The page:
Eighty-nine per cent — almost nine out of 10 area residents — support the greenbelt as a way to ensure cities in Greater Toronto remain liveable and environmentally healthy, with 49 per cent of those saying they "strongly support" the measure, according to the poll.

Just 10 per cent of respondents say they oppose the greenbelt because it could restrict development, drive up housing prices or make people live further away from the city.

The survey underscores the popularity of the provincially-mandated 720,000-hectare arc of protected countryside that runs across the northern GTA. And it's probably why many candidates in the burgeoning towns and cities on the edge of Toronto are making greenbelt support a key plank in their election platforms, says Decima chief executive Bruce Anderson.

In Durham, where regional council recently voted to roll back the greenbelt in some areas, election signs for several candidates include slogans such as "we love our greenbelt" in the hopes of translating public support for the provincial law into votes on Nov. 13.

And yesterday, the Sierra Club of Canada endorsed a dozen candidates in that region for their pledge to protect greenbelt land and to refuse campaign donations from developers.

Environmental lawyer David Donnelly, who has acted for Environmental Defence Canada in its attempts to win provincial protection for sensitive wetlands, woodlots and endangered species across the GTA, hopes area residents who support the greenbelt will help "green" candidates get elected.

Since many of these candidates are women who have trouble competing financially with their pro-development opponents on council, Donnelly and Markham councillor Erin Shapero are co-chairing a fundraiser at Toronto's Gladstone Hotel on Monday.

The "Green Divas for Council" event will celebrate all candidates regardless of gender who have taken the "green pledge," Donnelly says. The so-called Green Agenda 2006, drafted by environmental advocates, calls for politicians to vote against changing the greenbelt boundary; not accept developer money to finance their campaigns; and to vote in favour of creating a "green building standard."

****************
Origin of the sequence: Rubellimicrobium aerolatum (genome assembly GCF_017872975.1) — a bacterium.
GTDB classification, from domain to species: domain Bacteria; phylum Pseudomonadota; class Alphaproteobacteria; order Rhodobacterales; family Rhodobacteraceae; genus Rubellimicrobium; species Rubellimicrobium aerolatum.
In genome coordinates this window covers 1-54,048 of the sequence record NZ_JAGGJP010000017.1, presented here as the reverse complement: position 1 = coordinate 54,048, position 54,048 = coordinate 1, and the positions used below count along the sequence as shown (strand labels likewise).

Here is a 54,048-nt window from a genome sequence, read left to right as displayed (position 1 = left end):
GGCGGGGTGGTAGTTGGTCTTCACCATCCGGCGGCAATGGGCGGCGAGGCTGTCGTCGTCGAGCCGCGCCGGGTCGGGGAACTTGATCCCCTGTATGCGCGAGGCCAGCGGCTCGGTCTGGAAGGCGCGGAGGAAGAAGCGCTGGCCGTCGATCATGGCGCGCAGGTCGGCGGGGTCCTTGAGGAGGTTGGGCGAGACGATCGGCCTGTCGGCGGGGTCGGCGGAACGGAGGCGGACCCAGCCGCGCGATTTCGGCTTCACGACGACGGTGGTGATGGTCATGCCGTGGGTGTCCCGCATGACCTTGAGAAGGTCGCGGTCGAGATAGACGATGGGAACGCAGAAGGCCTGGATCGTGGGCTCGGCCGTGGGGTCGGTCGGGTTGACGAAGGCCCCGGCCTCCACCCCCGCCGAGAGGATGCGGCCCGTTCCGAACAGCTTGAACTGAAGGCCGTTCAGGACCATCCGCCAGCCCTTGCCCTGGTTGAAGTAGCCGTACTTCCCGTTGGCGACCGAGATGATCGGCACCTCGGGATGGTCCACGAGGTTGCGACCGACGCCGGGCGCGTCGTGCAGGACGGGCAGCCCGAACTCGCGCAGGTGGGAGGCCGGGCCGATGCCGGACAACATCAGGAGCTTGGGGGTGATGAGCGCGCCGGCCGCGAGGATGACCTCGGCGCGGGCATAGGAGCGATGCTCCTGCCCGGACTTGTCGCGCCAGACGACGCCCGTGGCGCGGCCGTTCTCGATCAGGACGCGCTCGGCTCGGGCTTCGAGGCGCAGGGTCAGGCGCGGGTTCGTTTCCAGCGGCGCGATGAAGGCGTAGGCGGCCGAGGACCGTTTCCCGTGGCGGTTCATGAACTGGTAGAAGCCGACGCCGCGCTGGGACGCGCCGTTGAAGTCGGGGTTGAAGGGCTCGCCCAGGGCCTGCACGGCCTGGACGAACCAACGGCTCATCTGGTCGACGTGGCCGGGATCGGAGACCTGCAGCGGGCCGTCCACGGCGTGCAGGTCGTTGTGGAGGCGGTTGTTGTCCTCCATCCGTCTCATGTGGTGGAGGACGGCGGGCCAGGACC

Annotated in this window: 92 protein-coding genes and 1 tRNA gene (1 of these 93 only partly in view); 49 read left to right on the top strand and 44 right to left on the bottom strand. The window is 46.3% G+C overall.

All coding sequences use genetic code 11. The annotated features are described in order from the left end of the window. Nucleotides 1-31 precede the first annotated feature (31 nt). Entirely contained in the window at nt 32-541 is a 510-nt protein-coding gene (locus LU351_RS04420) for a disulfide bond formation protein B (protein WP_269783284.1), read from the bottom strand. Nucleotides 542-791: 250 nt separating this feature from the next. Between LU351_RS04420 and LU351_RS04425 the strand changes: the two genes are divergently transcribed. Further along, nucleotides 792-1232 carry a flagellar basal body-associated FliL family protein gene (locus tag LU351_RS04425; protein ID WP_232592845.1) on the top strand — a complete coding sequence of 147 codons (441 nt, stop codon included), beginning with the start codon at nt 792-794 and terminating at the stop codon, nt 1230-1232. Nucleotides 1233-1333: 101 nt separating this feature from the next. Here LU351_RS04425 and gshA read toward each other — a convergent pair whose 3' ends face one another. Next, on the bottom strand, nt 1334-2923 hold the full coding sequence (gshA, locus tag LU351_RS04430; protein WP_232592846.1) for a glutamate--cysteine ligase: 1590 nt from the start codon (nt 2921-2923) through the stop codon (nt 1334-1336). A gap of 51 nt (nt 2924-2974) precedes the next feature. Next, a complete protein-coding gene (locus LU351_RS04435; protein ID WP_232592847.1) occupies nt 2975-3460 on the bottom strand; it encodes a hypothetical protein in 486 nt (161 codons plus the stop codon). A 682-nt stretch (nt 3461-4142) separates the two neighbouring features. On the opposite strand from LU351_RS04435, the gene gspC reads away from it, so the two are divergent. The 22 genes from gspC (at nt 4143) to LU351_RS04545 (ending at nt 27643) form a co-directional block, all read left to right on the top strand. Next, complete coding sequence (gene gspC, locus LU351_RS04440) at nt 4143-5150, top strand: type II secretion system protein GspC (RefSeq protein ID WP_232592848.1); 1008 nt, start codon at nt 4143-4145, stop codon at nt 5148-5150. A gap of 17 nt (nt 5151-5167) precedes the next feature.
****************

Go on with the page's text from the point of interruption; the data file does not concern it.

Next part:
"We need to elect people who will vote to expand the greenbelt and stop developers that want to eat away at its edges," he says. "When the greenbelt gets bigger, our grandchildren's traffic jams get smaller."

"Diva" candidates being honoured include Vaughan's Deb Schulte (Ward 2) who helped save an old growth forest in Boyd Park; Richmond Hill environmentalist Natalie Helferty (Ward 3); Pickering activist Bonnie Littley (Ward 1) who helped save the Duffins Rouge Agricultural Preserve; Oro-Medonte's Mary O'Farrell-Bowers (Ward 5) who fought development at Moon Point on Lake Simcoe; and Clarington's Linda Gasser (Wards 3, 4) a greenbelt defender in Durham Region.

Most GTA residents agree developers should not be allowed to contribute to municipal campaigns, according to the poll. Seventy-four per cent said real or perceived conflicts of interest should disqualify developers from financially backing municipal candidates. Just 26 per cent said they should be treated no differently than other voters and be able to donate.

The Sunday Star published a partial list of 40 candidates running "developer-free" campaigns this week. Since the story ran, more candidates have contacted the Star to say they, too, are accepting only donations from individuals.

They include Toronto candidates, Helen Kennedy (Ward 20, Trinity-Spadina) and Jim Robb (Ward 43, Scarborough East); Richmond Hill candidates Asghar Naqvi (Ward 2) and Vik Gandhi (Ward 3); Markham candidates Bala Balasubramaniam (Ward 5); Howard Shern and Peter Pavlovic (Ward 2); George Treheles and Ivan Yao (Ward 3); Brian Weller (local Ward 4); Surinder Lamba (Ward 8); and Halton Hills mayoral candidate Robert Heaton.

Decima surveyed 748 people in the GTA between Oct. 20 and 26 using computer-assisted web interviewing. The results are considered accurate to within plus or minus 3.6 percentage points 19 times out of 20.